Sometimes a practical kitchen procedure can double as a good stress-reliever. Kneading dough, for example, where punching, folding, shoving and throwing the stuff around on your bread board makes a socially acceptable alternative to punching that pointy-haired boss in the schnozzola.
Today let's examine another politically correct alternative to rude violence: Pounding chicken breasts thin not only permits you to let off steam in an acceptable fashion, it can also dramatically improve your dinner.
There's been a lot of discussion about this topic recently in our Food Lovers' Discussion Group (see links below), and it has prompted me to fashion a few tasty chicken creations in the last few weeks.
Before we get to the recipes, let's talk briefly about the procedure. Why should any sensible home chef want to pound a piece of chicken anyway? I can think of several reasons: Hammering a boneless chicken breast into a thin, flat sheet makes it even in thickness, so it will cook evenly. The pounded product is easy to wrap around food, making a neat, attractive and eminently edible package. And best of all, pounding seems to break up the meat's natural fibers, making it tender.
These thin, handy pieces of flattened meat turn up in many of the great cuisines of Europe. The Italians call it "scaloppine." In Germany and Austria it's "schnitzel."
It's simpler to do than it is to describe: Put your piece of boneless chicken breast (or, if you like, veal, pork or turkey) on a flat, firm surface such as a cutting board or counter top. For sanitation, I recommend sandwiching the meat between a couple of sheets of plastic wrap or wax paper, a handy way to avoid contaminating your kitchen with the microbial critters than can infest raw meat. Take a heavy object - anything from a heavy rolling pin or iron skillet to a heavy coffee mug or wine bottle will do - and gently pound the meat all over until it flattens into a thin sheet. For most recipes, aim for about 1/4-inch (0.67 cm) thickness. Perfection is not a requirement, but try to avoid pounding it so thin that you can't handle the result without tearing it.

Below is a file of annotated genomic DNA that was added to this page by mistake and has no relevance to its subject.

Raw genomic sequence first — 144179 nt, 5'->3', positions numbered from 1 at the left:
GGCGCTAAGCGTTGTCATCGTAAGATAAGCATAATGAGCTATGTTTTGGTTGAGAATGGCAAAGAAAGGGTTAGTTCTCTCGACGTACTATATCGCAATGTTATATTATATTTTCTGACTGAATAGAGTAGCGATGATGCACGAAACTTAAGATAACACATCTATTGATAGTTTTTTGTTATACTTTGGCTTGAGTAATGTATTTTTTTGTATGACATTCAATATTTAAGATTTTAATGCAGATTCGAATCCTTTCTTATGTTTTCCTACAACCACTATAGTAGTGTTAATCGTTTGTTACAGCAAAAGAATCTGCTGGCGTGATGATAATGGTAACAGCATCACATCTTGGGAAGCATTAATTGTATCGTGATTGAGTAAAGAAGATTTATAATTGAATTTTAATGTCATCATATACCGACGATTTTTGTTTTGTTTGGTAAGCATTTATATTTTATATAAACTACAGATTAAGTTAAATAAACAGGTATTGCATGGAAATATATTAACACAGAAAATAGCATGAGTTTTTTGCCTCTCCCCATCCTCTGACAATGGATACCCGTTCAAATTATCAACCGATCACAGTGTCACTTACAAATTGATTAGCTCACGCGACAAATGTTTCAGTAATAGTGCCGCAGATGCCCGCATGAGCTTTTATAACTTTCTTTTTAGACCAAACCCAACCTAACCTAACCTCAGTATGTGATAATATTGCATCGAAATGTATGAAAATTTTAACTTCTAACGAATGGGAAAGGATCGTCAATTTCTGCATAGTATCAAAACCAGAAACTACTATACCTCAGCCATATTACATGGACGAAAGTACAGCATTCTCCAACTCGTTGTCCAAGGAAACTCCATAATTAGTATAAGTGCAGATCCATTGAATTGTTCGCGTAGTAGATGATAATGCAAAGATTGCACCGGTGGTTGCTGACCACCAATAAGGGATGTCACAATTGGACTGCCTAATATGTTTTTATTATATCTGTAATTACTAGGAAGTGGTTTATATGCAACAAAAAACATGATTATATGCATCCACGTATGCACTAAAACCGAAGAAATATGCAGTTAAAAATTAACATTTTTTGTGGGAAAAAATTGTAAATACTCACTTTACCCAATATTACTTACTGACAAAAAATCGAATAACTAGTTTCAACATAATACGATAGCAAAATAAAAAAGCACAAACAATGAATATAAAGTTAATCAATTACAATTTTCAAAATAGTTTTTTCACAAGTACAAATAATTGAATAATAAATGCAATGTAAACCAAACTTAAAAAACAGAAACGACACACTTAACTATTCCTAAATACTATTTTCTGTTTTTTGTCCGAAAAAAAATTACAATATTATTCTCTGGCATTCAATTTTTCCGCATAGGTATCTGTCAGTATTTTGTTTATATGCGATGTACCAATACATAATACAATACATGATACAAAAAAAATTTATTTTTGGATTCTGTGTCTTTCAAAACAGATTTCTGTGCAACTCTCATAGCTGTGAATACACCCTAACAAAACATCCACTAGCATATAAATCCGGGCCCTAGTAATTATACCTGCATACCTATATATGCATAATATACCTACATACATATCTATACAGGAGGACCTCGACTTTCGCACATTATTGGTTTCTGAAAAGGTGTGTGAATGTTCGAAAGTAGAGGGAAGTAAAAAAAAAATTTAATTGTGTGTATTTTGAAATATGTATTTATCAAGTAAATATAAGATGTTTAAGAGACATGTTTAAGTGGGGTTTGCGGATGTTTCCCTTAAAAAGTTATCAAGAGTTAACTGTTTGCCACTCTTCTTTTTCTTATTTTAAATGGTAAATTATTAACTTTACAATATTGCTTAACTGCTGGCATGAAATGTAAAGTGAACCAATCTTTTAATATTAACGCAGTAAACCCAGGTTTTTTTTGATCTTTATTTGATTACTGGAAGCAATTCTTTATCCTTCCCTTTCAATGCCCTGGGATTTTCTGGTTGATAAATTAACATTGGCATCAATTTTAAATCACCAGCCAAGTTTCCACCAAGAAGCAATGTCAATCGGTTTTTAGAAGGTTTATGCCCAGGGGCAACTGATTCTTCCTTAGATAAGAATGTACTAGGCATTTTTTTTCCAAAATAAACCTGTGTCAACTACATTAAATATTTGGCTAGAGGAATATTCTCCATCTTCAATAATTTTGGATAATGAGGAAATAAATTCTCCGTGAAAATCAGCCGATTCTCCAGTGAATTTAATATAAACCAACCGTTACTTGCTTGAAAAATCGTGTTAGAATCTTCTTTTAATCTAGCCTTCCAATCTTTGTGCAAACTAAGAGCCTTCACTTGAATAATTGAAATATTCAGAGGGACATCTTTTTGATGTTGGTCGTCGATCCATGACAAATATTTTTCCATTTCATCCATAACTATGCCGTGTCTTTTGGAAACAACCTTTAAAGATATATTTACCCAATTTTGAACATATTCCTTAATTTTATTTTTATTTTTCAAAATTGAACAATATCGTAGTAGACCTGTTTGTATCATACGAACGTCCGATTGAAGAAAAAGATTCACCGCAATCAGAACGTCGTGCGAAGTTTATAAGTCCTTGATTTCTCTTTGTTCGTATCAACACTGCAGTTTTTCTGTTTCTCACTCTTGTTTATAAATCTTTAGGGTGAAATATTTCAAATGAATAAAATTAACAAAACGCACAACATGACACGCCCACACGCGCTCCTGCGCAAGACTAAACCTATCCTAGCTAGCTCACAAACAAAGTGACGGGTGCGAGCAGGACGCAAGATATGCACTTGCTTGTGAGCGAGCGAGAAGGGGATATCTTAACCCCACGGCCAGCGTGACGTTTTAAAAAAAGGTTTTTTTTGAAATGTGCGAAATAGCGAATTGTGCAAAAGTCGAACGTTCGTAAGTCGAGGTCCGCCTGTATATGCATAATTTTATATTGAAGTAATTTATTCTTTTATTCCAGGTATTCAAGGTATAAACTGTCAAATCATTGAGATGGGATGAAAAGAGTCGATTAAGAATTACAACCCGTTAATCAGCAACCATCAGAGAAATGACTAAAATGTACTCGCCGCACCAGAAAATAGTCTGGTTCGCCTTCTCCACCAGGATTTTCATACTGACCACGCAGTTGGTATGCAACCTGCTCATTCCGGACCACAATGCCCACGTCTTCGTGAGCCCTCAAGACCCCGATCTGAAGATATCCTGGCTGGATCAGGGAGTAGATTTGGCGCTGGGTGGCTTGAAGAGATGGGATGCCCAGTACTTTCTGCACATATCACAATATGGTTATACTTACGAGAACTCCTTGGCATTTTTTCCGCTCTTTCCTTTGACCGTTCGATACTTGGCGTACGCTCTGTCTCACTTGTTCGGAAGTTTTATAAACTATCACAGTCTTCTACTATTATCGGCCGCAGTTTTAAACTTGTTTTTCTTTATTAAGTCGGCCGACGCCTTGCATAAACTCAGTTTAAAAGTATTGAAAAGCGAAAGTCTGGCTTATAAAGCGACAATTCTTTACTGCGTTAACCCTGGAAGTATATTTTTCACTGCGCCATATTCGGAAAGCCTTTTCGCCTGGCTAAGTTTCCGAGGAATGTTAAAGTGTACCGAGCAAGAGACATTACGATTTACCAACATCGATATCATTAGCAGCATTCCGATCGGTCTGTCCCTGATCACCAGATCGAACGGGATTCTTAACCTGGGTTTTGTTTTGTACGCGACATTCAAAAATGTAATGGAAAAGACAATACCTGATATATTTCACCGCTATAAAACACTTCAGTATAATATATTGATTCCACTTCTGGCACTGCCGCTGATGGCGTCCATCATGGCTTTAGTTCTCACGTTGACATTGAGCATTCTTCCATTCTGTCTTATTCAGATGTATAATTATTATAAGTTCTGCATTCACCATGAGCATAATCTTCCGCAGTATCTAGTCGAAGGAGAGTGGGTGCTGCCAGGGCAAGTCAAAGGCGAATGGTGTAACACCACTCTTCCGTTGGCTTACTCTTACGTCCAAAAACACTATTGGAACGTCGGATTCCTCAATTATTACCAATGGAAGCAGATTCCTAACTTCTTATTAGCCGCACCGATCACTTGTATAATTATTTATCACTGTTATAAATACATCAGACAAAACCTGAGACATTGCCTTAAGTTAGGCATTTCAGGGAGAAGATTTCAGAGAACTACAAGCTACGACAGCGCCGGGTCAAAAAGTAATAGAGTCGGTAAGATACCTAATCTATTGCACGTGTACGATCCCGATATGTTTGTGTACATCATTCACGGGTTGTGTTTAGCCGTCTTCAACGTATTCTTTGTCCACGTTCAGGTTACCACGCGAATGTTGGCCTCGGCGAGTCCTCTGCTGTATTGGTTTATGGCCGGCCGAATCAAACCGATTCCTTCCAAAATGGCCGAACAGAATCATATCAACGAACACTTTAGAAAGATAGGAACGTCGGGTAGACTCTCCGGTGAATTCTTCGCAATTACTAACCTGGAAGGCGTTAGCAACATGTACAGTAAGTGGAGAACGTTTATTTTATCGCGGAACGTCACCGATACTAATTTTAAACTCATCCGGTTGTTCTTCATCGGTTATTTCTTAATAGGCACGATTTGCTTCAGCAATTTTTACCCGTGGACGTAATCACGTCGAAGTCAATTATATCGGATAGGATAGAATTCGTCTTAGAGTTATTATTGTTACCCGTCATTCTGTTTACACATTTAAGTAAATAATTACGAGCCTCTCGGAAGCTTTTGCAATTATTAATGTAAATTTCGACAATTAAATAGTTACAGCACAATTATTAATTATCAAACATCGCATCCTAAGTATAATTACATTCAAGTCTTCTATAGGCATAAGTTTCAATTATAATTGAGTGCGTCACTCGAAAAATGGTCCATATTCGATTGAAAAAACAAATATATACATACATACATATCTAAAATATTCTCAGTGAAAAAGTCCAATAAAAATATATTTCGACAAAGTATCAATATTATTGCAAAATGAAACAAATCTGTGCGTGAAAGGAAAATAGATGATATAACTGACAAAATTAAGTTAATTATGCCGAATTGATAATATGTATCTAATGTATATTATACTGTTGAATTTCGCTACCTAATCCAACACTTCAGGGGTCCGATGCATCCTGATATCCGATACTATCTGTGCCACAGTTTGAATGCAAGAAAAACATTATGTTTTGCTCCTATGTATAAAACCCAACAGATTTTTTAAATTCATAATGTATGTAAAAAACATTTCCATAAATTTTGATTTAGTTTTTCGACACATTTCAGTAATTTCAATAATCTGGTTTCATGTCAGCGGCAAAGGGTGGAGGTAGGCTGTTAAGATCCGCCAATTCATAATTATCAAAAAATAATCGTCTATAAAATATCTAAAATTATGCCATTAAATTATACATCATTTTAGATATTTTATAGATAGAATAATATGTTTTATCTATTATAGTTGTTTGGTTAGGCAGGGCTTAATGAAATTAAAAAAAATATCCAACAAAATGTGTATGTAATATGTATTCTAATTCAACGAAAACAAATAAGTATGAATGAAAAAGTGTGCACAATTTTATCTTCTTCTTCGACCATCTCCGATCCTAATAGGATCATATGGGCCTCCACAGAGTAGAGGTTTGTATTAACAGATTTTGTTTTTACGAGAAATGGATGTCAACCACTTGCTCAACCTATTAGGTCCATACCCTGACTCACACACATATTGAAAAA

At this point, it's ready to use in any recipe. The other night I went with the simplest possible approach: Salt, pepper, sautee quickly in a little butter over medium-high heat, and when the meat is cooked through (a matter of only 2 or 3 minutes), finish with a squirt of lemon juice in the skillet, quickly reduced over heat to make an instant pan sauce.
Here's a fancier but still easy approach that makes a spectacular dish, Pesto and cheese-filled chicken breasts. Thanks to Food Lovers' Discussion Group participant Ted Richards for the recipe.
INGREDIENTS: (Serves two)
2 boneless, skinless chicken breasts
1. Preheat oven to 350 F (175 C).
2. Pound chicken breasts until 1/4 thick, as described above.
3. Make, buy or borrow pesto. For my slightly idiosyncratic recipe, see
4. Spread the cheese-pesto mixture on the boned side of the chicken breasts. Roll them up like jelly rolls and secure with toothpicks. Sprinkle with a little salt and pepper.
5. Heat the olive oil over medium-high heat in a nonstick skillet with an oven-proof handle, and saute the chicken rolls until they're golden-brown all over, about 4 minutes. Place the skillet in the preheated oven and bake until the chicken is tender and cooked through, about 10 minutes.
WINE MATCH: I figured that the combination of flavors, particularly the pesto and goat cheese, would bring this dish up to a red wine, and the blueberry-scented Bera 2002 Dolcetto d'Alba proved an excellent match. A flavorful, crisp white - just about any young Sauvignon Blanc, for instance - ought to be fine, too.
Discuss this recipe in our online forum:
The previous discussions on this subject are still online and open for further contributions. You'll find a topic entitled "What do you use to pound down chicken breasts?" at:
The discussion on "Now, how about some recipes for pounded chicken breasts?" is here:
Let us hear from you!
If you have suggestions or comments about The 30 Second Wine Advisor's FoodLetter, or if you would like to suggest a topic for a coming edition and recipe, please drop me a note at email@example.com. I really enjoy hearing from you, and I try to give a personal reply to all mail if I possibly can.
Of course you also have a standing invitation to participate in our interactive Food Lovers' Discussion Group. To participate in this friendly online community, simply click to
Last Week's FoodLetter and Archives
Last week's Wine Advisor Foodletter: Concentrating mushrooms (Nov. 13)
Wine Advisor Foodletter archive:
30 Second Wine Advisor archive:
This is The 30 Second Wine Advisor's weekly FoodLetter. To subscribe or unsubscribe, change your E-mail address, or for any other administrative matters, please use the individualized hotlink found at the end of your E-mail edition. If this is not practical, contact me by E-mail at firstname.lastname@example.org, including the exact E-mail address that you used when you subscribed, so I can find your record.Thursday, Nov. 20, 2003
Copyright 2003 by Robin Garr. All rights reserved.
Subscribe to the 30 Second Wine Advisor